We have learnt above the definition of khamr according to the Fuqahah. It should also be noted that intoxication itself is not the illah (reason) for the prohibition of wine. The following is mentioned in Hedayah
الهداية شرح البداية – (ج 4 / ص 109)
والثالث أنه عينها حرام غير معلول بالسكر ولا موقوف عليه ومن الناس من أنكر حرمة عينها وقال أن السكر منها حرام لأن به يحصل الفساد وهو الصد عن ذكر الله وهذا كفر لأنه جحود الكتاب فإنه تعالى سماه رجسا والرجس ما هو محرم العين وقد جاءت السنة متواترة أن النبي عليه الصلاة والسلام حرم الخمر وعليه انعقد الإجماع ولأن قليله يدعو إلى كثيره وهذا من خواص الخمر ولهذا تزداد لشاربه اللذة بالاستكثار منه بخلاف سائر المطعومات ثم هو غير معلول عندنا حتى لا يتعدى حكمه إلى سائر المسكرات
الهداية شرح البداية – (ج 4 / ص 111)
قال ونبيذ العسل والتين ونبيذ الحنطة والذرة والشعير حلال وإن لم يطبخ وهذا عند أبي حنيفة وأبي يوسف رحمهما الله إذا كان من غير لهو وطرب لقوله عليه الصلاة والسلام الخمر من هاتين الشجرتين وأشار إلى الكرمة والنخلة خص التحريم بهما والمراد بيان الحكم ثم قيل يشترط الطبخ فيه لإباحته وقيل لا يشترط وهو المذكور في الكتاب ولأن قليله لا يدعو إلى كثيره كيفما كان وهل يحد في المتخذ من الحبوب إذا سكر منه قيل لا يحد وقد ذكرنا الوجه من قبل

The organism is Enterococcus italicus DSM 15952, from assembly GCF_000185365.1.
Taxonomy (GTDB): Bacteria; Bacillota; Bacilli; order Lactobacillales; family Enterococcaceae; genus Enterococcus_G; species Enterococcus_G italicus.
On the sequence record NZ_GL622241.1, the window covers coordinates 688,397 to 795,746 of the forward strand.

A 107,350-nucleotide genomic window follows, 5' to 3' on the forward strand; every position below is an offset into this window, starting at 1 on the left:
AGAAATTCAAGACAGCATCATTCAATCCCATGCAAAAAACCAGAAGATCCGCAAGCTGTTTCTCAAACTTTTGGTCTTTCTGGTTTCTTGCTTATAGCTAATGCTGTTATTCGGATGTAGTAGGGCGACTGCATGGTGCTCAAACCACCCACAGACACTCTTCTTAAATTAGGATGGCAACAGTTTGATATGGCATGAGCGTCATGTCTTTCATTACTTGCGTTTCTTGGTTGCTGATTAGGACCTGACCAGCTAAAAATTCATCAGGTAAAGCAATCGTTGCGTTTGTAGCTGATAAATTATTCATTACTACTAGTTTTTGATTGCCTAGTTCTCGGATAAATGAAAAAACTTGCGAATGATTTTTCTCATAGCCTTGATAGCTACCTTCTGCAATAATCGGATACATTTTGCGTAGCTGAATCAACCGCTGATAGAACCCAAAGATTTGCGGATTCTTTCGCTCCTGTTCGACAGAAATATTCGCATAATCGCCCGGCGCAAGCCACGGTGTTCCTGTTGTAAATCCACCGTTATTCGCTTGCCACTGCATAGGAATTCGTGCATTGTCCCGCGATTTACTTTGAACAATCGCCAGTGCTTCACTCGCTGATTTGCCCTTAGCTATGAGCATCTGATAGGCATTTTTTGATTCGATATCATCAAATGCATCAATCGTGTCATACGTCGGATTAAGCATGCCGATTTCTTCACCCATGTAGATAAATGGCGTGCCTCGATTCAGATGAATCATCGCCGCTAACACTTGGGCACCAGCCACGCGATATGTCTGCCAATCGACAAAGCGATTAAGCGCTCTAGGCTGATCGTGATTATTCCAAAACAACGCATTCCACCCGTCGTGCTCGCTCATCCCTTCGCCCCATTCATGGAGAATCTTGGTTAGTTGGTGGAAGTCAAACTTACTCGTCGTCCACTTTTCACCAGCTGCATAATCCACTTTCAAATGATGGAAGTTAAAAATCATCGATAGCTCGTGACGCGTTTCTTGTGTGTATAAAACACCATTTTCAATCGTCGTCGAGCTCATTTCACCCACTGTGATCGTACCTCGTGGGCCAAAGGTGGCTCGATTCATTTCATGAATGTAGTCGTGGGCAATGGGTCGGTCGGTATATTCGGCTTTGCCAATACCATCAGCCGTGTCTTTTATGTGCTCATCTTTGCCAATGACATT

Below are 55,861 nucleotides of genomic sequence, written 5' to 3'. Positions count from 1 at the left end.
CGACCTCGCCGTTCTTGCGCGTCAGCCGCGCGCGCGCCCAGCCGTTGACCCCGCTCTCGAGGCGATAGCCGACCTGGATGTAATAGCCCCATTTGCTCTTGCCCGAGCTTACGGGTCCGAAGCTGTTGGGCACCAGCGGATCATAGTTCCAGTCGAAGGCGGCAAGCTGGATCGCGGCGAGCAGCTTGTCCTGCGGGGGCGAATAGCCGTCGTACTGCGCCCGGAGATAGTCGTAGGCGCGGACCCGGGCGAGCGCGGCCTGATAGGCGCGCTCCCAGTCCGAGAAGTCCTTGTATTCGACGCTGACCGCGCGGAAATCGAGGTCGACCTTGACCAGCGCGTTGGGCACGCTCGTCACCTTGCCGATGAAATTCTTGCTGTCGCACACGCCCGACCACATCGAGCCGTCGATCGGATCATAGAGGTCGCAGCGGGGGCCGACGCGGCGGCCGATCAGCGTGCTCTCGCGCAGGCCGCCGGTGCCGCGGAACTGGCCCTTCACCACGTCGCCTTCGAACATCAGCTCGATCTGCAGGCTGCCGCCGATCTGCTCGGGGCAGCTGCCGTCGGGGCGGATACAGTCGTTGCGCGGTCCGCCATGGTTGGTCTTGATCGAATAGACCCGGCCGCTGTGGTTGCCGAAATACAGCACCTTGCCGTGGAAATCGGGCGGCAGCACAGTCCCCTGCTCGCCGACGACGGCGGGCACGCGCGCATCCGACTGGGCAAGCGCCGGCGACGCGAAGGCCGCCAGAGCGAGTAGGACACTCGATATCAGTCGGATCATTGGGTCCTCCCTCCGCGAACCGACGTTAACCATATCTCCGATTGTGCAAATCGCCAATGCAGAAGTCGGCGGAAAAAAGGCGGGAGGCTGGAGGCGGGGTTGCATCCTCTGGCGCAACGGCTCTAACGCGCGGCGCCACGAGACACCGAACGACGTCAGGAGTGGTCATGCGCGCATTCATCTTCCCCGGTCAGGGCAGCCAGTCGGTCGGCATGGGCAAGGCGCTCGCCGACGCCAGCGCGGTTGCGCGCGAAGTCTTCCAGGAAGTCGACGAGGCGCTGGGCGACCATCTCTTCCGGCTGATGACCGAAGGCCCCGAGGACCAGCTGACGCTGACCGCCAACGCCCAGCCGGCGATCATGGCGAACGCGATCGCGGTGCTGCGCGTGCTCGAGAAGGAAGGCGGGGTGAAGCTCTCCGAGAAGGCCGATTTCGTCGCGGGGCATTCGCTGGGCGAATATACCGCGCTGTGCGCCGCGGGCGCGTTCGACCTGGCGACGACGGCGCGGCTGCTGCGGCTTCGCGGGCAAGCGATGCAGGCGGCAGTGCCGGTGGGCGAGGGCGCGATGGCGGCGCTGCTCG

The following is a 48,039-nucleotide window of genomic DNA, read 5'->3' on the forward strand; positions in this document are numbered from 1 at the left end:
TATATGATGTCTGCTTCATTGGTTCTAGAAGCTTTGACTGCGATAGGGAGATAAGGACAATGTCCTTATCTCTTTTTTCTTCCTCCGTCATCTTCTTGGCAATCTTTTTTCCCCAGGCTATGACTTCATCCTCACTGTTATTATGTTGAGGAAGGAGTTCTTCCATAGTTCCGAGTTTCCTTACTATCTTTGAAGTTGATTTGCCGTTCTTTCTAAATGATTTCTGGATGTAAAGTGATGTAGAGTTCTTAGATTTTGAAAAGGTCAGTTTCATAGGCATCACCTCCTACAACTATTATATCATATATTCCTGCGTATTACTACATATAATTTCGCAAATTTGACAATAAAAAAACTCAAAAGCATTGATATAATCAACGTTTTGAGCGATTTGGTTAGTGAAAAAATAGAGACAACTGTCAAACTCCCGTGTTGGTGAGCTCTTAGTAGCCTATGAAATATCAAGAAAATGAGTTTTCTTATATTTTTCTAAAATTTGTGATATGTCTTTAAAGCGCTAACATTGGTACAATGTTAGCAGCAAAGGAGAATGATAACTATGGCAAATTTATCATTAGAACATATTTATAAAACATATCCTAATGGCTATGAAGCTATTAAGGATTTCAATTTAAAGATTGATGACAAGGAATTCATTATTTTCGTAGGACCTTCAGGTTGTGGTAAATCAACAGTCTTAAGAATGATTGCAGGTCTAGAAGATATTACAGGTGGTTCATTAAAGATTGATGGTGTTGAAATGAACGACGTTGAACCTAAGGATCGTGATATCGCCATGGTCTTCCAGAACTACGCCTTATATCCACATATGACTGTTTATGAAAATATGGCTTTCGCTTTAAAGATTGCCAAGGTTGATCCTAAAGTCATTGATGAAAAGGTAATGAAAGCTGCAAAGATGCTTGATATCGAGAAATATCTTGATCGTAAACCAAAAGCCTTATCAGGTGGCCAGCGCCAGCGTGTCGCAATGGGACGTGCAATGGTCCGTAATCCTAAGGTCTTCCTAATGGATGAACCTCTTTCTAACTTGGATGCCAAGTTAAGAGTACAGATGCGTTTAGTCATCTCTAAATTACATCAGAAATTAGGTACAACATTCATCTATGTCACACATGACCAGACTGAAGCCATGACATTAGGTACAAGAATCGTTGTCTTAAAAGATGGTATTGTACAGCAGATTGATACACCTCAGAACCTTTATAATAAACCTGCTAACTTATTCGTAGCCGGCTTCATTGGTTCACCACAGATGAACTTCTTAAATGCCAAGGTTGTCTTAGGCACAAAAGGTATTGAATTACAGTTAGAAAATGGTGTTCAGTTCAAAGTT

Since we are adherents to the Hanafy madhab, we restrict ourselves to the texts which have been quoted. There is no need to explain this entire aspect through science. The brother has confessed that “al-khamr-intoxicating drinks- of course is (mentioned in the Quran).” The most that could be established from his analogy is that water is haram due to the presence of nass (Quranic texts) prohibiting intoxications. It is obvious that nobody agrees to this.
الهداية شرح البداية – (ج 4 / ص 109)
والخامس أنه يكفر مستحلها لأنكاره الدليل القطعي
And Allah knows best
Ml. Ismail Moosa,
Student Darul Iftaa
Checked and Approved by:
Mufti Ebrahim Desai
Darul Iftaa, Madrassah In’aamiyyah